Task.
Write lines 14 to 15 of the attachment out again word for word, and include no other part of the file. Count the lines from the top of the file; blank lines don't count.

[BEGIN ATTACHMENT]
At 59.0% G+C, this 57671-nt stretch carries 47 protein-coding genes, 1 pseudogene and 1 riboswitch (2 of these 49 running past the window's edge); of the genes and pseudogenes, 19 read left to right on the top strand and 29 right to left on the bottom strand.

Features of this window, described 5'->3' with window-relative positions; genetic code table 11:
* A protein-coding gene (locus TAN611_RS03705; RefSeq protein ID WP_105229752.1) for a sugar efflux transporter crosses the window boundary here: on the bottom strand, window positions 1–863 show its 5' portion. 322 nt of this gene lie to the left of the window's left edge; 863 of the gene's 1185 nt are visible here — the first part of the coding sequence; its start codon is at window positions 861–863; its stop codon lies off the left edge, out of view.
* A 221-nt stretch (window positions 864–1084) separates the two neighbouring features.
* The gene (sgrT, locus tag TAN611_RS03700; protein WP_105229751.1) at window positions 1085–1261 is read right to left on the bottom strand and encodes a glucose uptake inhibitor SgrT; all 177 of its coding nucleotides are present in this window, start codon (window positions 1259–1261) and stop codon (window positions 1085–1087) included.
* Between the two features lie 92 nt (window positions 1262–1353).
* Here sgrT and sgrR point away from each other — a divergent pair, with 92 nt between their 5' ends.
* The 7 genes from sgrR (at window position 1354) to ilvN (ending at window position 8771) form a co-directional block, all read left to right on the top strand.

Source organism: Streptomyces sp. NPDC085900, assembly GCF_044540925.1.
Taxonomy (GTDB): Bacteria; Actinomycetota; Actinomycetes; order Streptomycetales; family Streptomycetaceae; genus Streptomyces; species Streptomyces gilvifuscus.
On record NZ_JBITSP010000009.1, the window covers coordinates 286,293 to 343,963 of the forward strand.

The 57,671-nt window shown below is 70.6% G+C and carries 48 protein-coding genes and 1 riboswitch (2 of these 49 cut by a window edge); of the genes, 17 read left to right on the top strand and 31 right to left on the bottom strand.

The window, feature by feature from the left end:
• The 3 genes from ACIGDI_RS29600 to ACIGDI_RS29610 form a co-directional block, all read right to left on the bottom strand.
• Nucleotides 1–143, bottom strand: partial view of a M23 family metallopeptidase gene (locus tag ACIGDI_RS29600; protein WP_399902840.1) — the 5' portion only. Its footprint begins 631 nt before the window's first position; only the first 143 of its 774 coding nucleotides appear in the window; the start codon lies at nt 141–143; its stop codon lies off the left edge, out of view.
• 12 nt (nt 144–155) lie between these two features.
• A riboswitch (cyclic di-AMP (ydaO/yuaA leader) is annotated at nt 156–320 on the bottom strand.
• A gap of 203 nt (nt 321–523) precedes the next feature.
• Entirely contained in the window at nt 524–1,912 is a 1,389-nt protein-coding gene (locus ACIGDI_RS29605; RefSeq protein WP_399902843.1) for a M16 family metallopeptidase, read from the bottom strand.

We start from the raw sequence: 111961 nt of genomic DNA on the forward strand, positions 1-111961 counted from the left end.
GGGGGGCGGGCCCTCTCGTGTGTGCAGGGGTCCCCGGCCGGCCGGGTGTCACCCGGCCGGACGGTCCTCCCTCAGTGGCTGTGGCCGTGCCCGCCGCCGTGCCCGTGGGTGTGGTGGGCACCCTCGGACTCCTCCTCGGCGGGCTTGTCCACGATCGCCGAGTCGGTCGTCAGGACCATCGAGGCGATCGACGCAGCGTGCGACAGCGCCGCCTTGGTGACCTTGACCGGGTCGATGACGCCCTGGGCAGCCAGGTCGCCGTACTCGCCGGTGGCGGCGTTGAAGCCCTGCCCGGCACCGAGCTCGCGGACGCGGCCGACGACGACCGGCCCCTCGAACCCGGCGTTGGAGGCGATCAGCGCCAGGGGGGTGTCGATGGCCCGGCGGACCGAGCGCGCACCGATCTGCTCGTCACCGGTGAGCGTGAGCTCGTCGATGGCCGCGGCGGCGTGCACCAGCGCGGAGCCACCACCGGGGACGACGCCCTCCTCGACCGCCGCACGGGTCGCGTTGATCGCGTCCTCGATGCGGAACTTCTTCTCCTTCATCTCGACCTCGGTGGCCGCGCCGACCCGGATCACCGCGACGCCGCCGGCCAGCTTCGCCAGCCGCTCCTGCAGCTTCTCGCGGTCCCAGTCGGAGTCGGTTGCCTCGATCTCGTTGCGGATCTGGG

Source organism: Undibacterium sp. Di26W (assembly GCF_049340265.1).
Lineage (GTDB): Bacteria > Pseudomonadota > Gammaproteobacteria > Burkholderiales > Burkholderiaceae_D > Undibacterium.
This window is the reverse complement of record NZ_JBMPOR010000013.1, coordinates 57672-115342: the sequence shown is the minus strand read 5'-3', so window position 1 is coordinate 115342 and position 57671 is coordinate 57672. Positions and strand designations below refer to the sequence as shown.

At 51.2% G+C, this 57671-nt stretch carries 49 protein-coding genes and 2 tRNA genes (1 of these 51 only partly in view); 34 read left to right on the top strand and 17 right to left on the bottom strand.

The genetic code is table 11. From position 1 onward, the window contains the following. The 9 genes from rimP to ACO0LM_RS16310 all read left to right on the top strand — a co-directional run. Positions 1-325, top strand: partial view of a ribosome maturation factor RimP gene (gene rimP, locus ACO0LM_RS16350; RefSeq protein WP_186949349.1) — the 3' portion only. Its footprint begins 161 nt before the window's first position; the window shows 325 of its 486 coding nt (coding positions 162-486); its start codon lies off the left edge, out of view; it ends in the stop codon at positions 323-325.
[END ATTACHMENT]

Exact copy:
• The 3 genes from ACIGDI_RS29600 to ACIGDI_RS29610 form a co-directional block, all read right to left on the bottom strand.
• Nucleotides 1–143, bottom strand: partial view of a M23 family metallopeptidase gene (locus tag ACIGDI_RS29600; protein WP_399902840.1) — the 5' portion only. Its footprint begins 631 nt before the window's first position; only the first 143 of its 774 coding nucleotides appear in the window; the start codon lies at nt 141–143; its stop codon lies off the left edge, out of view.